Testing Differences by Race

Another difference the review identified was that the proportion of patients undergoing genetic testing varied by race.

There were 8 studies that reported race and included data on referral to genetic counseling. Among the 2310 evaluable patients, 43% of White patients were referred to genetic counseling, compared with 24% of Black patients and 23% of Asian patients.


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“If we want to make genetic testing accessible and equitable, then we have to understand what the barriers are,” Dr Frey said. “I really implore investigators to include race and ethnicity as biologic variables in any future studies, as I don’t think we can begin to tackle these disparities until we really understand them.”

Dr Frey also noted that most studies included in the review did not include race and ethnicity data, so the analysis was limited by sample size.

Of 6428 patients from studies that included information about race and completion of genetic testing, 40% of the White patients completed testing, compared with 26% of Black patients and 14% of Asian patients.

Some Improvements Over Time

“I think — not surprisingly — overall and rather grimly, we see that the rate of testing is low,” said Allison Kurian, MD, MSc, director of the Stanford Women’s Clinical Cancer Genetics Program in Stanford, California, who was not involved in the review but has conducted research on genetic testing in ovarian cancer.

“I think there were some encouraging findings; the fact that they looked over time, and they did see an improvement in rates of testing,” Dr Kurian added.

A combination of reduction in cost and more awareness of genetic testing has boosted overall uptake over time, but there are huge variations in uptake, with many patients still not being offered genetic testing by their providers.

“I think it matters what kind of data set you’d look at, whether you are looking at a clinic-based data set from a specialty center versus a population-based data set,” Dr Kurian said.

“In our follow-up paper to the one that they included in the review,2 we unfortunately did not see a substantial improvement at a population level. So I suspect there are improvements in expert centers but maybe not everywhere,” Dr Kurian said.

Interventions That May Help

The review authors made several suggestions as to how interventions might lead to a higher uptake of genetic testing among patients newly diagnosed with ovarian cancer, but there is unlikely to be a one-size-fits all approach.

The review showed that genetic counseling support increased the likelihood of patients completing genetic testing to 76%, and telemedicine increased the likelihood of completing genetic testing to 75%.

Another intervention called “mainstreaming” yielded the largest increase in patients undergoing genetic testing, with 99% of patients in the test cohort receiving genetic analysis for pathogenic variants.

As Dr Frey and colleagues explained in the review, mainstreaming allows non-genetics specialists to provide genetic testing and counseling to patients, reducing or eliminating the need to refer patients to specialists. Nurses and physicians are trained to provide genetics services, identify at-risk individuals, start genetics discussions, and order genetic testing.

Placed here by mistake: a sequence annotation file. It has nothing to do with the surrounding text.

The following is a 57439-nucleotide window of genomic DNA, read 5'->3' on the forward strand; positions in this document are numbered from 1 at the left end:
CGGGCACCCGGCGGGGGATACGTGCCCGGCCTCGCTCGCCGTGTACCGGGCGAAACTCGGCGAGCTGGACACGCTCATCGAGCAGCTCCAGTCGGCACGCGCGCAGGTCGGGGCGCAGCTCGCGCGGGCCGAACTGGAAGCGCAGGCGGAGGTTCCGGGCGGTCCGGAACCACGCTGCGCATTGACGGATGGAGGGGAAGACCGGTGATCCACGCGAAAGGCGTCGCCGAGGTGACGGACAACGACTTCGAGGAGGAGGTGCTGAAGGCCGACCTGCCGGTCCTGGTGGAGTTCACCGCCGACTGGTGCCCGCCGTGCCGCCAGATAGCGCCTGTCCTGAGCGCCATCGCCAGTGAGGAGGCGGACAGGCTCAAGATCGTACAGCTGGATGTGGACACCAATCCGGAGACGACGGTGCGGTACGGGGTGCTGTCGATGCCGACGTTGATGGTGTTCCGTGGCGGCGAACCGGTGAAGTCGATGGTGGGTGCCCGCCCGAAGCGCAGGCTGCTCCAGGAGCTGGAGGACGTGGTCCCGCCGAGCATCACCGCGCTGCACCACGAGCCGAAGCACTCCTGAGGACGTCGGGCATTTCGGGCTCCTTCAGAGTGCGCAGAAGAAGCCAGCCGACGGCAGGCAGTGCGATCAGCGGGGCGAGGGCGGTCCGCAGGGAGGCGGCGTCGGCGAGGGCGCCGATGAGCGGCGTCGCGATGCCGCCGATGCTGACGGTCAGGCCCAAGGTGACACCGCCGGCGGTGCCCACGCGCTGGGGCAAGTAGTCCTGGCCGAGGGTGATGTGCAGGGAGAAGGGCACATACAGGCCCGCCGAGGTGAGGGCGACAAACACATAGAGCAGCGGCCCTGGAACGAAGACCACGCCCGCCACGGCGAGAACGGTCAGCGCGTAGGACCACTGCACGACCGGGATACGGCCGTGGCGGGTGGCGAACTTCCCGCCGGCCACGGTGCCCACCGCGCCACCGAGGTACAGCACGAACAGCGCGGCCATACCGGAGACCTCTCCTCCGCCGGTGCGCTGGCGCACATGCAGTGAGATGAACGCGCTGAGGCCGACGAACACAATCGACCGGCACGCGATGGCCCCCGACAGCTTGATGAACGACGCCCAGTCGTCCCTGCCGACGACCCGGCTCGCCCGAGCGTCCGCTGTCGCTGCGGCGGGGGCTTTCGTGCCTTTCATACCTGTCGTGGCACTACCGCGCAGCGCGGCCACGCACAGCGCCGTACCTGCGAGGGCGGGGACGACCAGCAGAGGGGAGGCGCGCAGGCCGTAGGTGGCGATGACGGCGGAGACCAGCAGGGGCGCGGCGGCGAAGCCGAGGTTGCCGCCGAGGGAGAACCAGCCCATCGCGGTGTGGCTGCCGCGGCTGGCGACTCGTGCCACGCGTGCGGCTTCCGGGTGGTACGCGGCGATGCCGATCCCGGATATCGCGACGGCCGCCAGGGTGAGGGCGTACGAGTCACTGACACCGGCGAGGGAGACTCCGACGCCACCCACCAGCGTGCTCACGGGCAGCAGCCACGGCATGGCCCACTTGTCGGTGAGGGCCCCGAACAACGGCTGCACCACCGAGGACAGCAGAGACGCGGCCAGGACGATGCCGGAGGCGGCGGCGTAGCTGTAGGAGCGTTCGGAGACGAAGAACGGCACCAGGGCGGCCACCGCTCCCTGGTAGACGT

Although mainstreaming appeared to be very successful, Dr Frey noted that it requires complex training and teamwork, so it may not be possible in all centers.

“Mainstreaming requires a significant amount of buy-in from your medical team and also from a genetics team that’s going to educate the medical team on how to perform genetic counseling and testing,” Dr Frey said. “So I also think that it is important to individualize this based on the resources at the specific practice.”

“Looking at the interventions they analyzed, mainstreaming certainly looks promising as well as embedded genetic counseling, as well as universal testing or opt-out,” Dr Kurian said. “Telemedicine is another strategy that has great potential too.

“Right now, all of these interventions look better than the 30% testing you get when you don’t do them. I think it is likely that combinations of these strategies will be most effective, and that will depend on what kind of facility and what kind of population we’re trying to serve.”

“I think that most oncologists believe in the power of genetics and believe that genetic testing at [the] time of a cancer diagnosis is critical,” Dr Frey said. “But I’m hoping that this study will cause us to realize that, despite a universal recommendation for genetic testing, we’re still far from that in reality, and we should critically evaluate our own successes and our own practices.”

Disclosures: This research was supported by grants from the National Institutes of Health, Patient-Centered Outcomes Research Institute, and Clinical and Translational Science Center at Weill Cornell Medical College. One study author declared affiliations with biotech, pharmaceutical, and/or device companies.

References

  1. Lin J, Sharaf RN, Saganty R, et al. Achieving universal genetic assessment for women with ovarian cancer: Are we there yet? A systematic review and meta-analysis. Gynecol Oncol. Published online May 19, 2021. doi:10.1016/j.ygyno.2021.05.011
  2. Kurian AW, Ward KC, Abrahamse P, et al. Time trends in receipt of germline genetic testing and results for women diagnosed with breast cancer or ovarian cancer, 2012-2019. J Clin Oncol. 2021;39(15):1631-1640. doi:10.1200/JCO.20.02785